Gina: So, how can we improve our bonding with our kids? I mean, I feel bonded with my boys, but sometimes I don’t feel like, you know — it’s hard to open up that line of communication.

Dr. Newring: Right.

Gina: And hard to know what to say in which to get them to really open up to me.

Dr. Newring: Yeah. So, I would say, first of all, make sure that you’re safe to talk to so that when they do come to you, you listen. Try not to come down on them. It’s really hard with teenagers because they’re gonna come to you with, like, scary things. “My friend cheated,” or, “I know someone who is cutting themselves.” And you have to respond in a way that’s open enough that they don’t feel shut down. You know, you can’t respond with extreme anger or fear or, “Never do that, my child.”

Gina: Right.

Dr. Newring: Or they just feel like, “Okay, we can’t talk about that thing anymore.”

Gina: Or judgment.

Dr. Newring: Right, right.

Gina: You know, judgment. Yeah.

Dr. Newring: So just, sort of, trying to stay as open as you can and hear them before you decide how you wanna respond.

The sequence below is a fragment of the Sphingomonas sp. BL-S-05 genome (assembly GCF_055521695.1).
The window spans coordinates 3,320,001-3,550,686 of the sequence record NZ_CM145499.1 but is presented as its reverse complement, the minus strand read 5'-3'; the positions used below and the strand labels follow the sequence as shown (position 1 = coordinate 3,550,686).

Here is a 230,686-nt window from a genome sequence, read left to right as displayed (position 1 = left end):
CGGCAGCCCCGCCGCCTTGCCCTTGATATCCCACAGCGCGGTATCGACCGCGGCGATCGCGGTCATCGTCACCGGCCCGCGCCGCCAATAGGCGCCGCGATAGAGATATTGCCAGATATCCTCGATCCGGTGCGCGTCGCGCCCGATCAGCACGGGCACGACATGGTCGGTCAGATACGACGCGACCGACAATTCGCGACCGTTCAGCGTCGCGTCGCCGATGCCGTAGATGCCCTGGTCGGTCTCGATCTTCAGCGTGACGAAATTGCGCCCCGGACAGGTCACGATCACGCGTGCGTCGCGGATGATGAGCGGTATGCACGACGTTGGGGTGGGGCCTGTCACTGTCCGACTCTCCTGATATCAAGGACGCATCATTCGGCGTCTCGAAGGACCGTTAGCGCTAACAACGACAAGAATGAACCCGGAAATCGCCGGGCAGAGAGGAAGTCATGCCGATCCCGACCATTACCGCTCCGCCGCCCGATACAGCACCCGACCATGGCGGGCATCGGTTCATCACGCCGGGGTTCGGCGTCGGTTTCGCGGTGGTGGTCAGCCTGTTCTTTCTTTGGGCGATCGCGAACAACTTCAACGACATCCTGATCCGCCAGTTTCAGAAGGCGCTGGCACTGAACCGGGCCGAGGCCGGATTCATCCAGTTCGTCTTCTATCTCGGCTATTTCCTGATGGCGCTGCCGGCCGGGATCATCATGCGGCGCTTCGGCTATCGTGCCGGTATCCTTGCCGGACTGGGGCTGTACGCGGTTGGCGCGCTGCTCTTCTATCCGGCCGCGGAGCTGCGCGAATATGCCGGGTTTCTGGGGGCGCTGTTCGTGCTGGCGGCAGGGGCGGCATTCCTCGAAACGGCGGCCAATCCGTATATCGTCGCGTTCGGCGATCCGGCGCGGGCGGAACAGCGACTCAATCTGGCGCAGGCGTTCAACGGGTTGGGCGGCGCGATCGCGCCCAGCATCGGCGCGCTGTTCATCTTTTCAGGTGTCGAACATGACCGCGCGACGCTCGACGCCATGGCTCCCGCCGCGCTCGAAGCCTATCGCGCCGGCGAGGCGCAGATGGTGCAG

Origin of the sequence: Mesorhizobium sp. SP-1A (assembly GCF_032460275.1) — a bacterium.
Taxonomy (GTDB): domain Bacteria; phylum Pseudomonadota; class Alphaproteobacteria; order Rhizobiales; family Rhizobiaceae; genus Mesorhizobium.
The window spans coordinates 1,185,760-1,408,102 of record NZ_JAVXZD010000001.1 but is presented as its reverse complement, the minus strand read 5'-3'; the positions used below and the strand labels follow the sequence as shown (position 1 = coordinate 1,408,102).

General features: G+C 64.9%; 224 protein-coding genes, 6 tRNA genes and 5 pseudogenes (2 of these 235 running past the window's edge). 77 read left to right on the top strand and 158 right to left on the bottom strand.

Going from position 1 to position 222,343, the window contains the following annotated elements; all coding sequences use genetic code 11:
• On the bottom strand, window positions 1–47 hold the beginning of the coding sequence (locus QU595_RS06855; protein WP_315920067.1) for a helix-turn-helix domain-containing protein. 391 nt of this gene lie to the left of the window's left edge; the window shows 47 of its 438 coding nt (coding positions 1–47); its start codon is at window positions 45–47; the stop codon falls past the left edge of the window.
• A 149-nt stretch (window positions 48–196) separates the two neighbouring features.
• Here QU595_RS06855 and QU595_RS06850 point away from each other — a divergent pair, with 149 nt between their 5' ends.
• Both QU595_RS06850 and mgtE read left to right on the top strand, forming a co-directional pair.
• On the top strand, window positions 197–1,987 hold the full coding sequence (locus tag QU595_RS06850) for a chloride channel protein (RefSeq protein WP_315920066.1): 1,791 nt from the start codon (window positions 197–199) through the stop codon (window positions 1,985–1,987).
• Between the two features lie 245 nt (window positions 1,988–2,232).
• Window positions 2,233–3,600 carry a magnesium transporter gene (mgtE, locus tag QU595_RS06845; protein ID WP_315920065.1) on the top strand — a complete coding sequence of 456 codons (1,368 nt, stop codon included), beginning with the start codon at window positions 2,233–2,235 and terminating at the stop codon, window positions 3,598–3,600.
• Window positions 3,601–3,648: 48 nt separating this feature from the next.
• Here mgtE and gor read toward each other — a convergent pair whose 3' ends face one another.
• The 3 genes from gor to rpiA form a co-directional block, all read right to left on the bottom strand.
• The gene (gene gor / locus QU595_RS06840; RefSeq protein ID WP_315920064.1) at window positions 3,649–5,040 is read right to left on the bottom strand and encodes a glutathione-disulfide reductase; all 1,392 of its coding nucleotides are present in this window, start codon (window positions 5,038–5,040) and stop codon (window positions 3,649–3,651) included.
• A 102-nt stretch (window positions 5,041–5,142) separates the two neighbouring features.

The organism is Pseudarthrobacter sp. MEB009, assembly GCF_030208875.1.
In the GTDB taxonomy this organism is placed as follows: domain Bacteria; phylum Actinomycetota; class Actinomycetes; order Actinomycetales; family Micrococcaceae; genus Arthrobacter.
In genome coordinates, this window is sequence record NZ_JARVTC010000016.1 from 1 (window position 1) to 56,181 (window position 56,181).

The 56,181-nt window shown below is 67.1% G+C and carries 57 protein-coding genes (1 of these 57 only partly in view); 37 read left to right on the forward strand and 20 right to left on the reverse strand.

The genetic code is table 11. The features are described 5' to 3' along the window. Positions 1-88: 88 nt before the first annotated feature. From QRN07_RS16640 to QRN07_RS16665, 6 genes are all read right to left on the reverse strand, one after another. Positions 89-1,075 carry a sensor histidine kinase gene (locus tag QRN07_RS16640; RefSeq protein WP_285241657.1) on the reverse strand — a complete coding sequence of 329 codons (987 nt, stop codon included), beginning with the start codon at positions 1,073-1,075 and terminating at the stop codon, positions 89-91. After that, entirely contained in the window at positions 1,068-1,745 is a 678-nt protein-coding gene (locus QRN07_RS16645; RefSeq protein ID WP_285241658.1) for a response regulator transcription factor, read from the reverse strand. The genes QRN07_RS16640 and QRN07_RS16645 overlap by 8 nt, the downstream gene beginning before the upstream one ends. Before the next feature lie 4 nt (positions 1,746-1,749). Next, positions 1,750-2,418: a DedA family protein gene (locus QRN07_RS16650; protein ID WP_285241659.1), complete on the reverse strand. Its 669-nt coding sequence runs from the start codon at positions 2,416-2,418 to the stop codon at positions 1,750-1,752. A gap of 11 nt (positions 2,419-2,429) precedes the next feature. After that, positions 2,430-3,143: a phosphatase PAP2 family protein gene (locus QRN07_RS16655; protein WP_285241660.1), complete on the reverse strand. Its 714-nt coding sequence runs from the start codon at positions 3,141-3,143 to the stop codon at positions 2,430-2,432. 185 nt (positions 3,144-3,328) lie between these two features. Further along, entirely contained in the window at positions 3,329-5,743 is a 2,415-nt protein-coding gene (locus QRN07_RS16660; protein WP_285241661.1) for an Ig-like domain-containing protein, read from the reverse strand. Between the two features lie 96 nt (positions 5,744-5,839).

Gina: Is it sometimes true that younger kids — and maybe not all — but I feel like my boys would tell me more when they were younger, and now that they’re getting a little bit older, they’re a bit more private with things.

Dr. Newring: Yeah. And that’s the — that’s a big thing about — I mean, communication, the whole frame of reference as kids move into middle school and then certainly into high school. The people that they are considering important, the people they are communicating with and interacting with are their peer group. Like you become — I’m sorry, less and less important to them.

Gina: Right.

Dr. Newring: In their lives. So, they don’t need to talk to you because they’ve already talked to their buddies.

Gina: Yeah.

Dr. Newring: And allowing that transition. Keeping the connection as much as you can but allowing them to sort of start transitioning their reference, their cultural reference, out to their peer group.

Meaningful Communication With Kids

Gina: And I know in, you know, just off the microphone, you and I talked about maybe how you can ask sort of more open-ended questions instead of closed questions.

Dr. Newring: Exactly.

Gina: Kind of explain that. What’s a good example of that?